Differential Effects of Social Isolation on Oligodendrocyte Development in Different Brain Regions: Insights from A Canine Model

Hong Huilin, Guo Chao, Liu Xueru, Yang Liguang, Ren Wei, Zhao Hui, Li Yuan, Zhou Zhongyin, Lam Sin Man, Mi Jidong, Zuo Zhentao, Liu Cirong, Wang Guo-Dong, Zhuo Yan, Zhang Ya-Ping, Li Yixue, Shui Guanghou, Zhang Yong Q., Xiong Ying

Frontiers in Cellular Neuroscience
DOI: 10.3389/fncel.2023.1201295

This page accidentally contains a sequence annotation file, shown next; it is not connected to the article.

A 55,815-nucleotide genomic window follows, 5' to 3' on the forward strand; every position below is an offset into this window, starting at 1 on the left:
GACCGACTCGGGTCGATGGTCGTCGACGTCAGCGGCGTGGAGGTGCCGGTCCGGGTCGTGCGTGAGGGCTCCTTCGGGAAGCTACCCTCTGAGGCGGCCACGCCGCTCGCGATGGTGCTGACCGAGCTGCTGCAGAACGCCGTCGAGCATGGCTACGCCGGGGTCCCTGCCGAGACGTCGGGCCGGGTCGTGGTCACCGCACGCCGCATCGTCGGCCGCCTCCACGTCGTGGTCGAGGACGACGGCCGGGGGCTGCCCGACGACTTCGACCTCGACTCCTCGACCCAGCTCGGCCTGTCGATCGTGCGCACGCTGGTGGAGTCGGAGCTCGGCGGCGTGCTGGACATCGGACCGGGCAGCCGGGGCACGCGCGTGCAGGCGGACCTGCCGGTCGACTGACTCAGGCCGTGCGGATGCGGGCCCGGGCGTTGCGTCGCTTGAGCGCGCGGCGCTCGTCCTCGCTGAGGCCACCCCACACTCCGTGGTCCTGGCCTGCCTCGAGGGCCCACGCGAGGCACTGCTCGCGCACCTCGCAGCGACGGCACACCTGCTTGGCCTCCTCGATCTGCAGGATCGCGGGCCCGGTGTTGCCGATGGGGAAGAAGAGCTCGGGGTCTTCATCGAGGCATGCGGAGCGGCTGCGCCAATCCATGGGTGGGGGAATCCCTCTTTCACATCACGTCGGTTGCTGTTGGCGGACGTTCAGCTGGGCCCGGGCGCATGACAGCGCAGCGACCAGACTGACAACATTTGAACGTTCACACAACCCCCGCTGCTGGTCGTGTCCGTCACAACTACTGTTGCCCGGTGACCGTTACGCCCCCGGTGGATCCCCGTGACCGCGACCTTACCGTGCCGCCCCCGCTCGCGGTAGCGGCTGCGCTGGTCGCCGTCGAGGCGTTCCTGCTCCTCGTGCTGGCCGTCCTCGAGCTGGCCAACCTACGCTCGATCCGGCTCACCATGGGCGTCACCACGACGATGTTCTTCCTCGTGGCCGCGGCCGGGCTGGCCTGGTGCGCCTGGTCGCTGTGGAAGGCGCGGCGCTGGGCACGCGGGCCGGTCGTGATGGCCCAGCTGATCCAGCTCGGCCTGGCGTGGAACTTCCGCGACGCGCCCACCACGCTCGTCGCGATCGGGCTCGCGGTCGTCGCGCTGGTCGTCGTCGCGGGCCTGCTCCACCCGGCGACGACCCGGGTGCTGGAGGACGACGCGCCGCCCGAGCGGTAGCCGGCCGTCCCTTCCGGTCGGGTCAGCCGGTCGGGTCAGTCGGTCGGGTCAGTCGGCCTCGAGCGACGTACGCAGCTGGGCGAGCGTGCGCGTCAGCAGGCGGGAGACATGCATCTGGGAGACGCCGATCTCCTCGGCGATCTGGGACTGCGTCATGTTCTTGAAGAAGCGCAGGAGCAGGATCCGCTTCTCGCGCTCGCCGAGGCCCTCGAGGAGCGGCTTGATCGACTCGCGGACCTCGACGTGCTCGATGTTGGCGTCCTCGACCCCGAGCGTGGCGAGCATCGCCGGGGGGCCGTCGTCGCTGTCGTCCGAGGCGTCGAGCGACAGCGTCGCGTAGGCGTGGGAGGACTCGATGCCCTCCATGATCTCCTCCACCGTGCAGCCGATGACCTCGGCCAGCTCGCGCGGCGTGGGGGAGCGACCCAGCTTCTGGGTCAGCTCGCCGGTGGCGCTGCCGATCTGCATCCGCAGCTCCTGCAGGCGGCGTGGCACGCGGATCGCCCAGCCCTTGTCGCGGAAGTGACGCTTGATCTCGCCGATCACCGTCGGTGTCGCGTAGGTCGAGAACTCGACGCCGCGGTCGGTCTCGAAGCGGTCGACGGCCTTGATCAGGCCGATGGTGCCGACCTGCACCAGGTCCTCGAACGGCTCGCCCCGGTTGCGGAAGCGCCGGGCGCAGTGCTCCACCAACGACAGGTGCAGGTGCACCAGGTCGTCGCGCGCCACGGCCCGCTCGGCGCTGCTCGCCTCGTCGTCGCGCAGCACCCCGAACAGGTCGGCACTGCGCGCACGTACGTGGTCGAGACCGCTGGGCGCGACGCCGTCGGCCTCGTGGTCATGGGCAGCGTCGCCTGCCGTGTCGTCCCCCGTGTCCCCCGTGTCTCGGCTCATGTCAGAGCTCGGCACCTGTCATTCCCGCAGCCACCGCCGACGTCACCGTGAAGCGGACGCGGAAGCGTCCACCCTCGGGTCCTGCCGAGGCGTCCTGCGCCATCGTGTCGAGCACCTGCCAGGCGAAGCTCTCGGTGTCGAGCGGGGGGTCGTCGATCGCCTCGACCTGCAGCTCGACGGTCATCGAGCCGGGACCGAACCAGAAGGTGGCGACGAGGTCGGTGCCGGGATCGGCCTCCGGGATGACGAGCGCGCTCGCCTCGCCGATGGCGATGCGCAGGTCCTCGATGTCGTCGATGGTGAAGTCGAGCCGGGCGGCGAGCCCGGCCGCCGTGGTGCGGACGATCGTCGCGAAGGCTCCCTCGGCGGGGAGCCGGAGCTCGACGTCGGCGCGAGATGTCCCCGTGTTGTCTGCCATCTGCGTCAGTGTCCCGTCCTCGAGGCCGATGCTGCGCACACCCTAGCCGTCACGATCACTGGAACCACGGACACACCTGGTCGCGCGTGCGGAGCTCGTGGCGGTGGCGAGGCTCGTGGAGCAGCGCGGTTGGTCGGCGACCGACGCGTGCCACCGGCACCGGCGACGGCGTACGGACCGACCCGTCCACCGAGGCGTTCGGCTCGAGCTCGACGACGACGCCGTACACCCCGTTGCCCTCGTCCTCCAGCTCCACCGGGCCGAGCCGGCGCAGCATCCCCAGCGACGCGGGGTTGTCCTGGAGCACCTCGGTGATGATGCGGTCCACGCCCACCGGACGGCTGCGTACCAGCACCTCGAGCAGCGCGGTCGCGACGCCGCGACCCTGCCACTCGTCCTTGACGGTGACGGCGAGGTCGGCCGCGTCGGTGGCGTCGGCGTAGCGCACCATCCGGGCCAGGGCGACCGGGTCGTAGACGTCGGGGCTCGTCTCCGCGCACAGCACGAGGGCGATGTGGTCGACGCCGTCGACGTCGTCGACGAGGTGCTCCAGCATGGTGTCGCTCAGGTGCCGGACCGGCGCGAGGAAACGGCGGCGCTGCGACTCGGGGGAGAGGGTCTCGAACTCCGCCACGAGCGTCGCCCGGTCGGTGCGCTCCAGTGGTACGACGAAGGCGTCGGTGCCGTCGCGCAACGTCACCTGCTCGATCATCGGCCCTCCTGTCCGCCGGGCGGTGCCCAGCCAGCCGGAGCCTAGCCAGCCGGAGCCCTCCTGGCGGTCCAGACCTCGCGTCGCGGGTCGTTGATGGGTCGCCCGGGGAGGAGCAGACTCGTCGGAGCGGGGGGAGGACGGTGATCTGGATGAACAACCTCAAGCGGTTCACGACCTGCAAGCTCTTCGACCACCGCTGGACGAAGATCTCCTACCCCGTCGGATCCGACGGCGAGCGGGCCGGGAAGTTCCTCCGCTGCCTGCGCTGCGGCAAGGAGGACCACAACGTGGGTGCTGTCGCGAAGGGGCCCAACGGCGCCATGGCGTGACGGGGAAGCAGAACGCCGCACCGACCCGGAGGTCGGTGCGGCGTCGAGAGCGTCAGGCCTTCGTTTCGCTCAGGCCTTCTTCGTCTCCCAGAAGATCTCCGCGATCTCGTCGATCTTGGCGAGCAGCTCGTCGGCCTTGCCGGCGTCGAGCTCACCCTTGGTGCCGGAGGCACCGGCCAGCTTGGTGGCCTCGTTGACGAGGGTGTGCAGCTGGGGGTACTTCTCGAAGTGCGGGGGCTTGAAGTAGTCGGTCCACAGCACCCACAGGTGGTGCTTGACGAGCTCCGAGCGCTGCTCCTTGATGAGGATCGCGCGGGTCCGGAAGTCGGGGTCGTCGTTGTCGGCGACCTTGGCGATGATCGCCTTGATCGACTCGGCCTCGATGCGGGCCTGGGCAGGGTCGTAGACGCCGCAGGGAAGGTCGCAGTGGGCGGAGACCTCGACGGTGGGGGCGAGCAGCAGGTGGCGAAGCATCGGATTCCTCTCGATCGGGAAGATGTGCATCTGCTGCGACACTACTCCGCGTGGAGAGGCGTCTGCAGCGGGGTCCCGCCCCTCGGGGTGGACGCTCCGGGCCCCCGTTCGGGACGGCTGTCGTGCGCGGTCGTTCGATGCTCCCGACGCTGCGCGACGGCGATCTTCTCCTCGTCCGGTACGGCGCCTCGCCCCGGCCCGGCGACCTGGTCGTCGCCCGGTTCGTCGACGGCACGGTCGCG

Social isolation (SI) exerts diverse adverse effects on brain structure and function in humans. To gain an insight into the mechanisms underlying these effects, we conducted a systematic analysis of multiple brain regions from socially isolated and group-housed dogs, whose brain and behavior are similar to humans. Our transcriptomic analysis revealed reduced expression of myelin-related genes specifically in the white matter of prefrontal cortex (PFC) after SI during the juvenile stage. Despite these gene expression changes, myelin fiber organization in PFC remained unchanged. Surprisingly, we observed more mature oligodendrocytes and thicker myelin bundles in the somatosensory parietal cortex in socially isolated dogs, which may be linked to an increased expression of ADORA2A, a gene known to promote oligodendrocyte maturation. Additionally, we found a reduced expression of blood-brain barrier (BBB) structural components Aquaporin-4, Occludin, and Claudin1 in both PFC and parietal cortices, indicating BBB disruption after SI. In agreement with BBB disruption, myelin-related sphingolipids were increased in cerebrospinal fluid in the socially isolated group. These unexpected findings show that SI induces distinct alterations in oligodendrocyte development and shared disruption in BBB integrity in different cortices, demonstrating the value of dogs as a complementary animal model to uncover molecular mechanisms underlying SI-induced brain dysfunction.